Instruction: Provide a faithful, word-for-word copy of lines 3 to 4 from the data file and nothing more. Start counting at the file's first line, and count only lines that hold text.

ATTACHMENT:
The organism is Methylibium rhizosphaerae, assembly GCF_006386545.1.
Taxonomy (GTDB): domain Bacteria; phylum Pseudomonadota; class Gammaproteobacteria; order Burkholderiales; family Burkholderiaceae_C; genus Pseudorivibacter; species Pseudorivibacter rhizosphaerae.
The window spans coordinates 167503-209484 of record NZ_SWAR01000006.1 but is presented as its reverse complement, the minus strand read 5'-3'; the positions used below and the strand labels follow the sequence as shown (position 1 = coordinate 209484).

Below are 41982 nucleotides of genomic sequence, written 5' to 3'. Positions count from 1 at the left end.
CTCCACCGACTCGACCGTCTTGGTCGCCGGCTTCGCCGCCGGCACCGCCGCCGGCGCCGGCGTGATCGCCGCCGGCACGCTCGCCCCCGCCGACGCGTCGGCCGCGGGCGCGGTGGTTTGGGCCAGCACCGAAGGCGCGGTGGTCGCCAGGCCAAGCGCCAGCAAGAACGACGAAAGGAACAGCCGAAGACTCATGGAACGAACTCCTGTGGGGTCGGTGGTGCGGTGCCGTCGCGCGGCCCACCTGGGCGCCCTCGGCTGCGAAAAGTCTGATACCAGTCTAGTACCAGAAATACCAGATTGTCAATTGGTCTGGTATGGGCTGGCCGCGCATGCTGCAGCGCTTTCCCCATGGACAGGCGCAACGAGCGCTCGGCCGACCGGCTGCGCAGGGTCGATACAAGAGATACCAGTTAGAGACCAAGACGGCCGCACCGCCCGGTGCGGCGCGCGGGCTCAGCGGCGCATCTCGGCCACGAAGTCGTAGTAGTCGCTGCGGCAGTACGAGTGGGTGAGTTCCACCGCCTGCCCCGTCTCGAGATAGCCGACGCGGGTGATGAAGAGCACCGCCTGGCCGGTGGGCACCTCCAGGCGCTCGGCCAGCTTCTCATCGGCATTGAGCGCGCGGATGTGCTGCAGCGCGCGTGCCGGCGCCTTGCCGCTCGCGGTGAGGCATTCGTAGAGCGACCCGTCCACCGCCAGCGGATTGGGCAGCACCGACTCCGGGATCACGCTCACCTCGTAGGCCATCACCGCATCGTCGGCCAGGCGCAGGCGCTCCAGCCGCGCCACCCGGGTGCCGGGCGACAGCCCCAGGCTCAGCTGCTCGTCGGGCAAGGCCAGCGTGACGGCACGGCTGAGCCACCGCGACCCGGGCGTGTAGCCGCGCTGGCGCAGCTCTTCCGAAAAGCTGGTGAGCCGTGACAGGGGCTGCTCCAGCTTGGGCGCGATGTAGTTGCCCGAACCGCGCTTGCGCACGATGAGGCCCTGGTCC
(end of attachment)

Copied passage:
The window spans coordinates 167503-209484 of record NZ_SWAR01000006.1 but is presented as its reverse complement, the minus strand read 5'-3'; the positions used below and the strand labels follow the sequence as shown (position 1 = coordinate 209484).

Below are 41982 nucleotides of genomic sequence, written 5' to 3'. Positions count from 1 at the left end.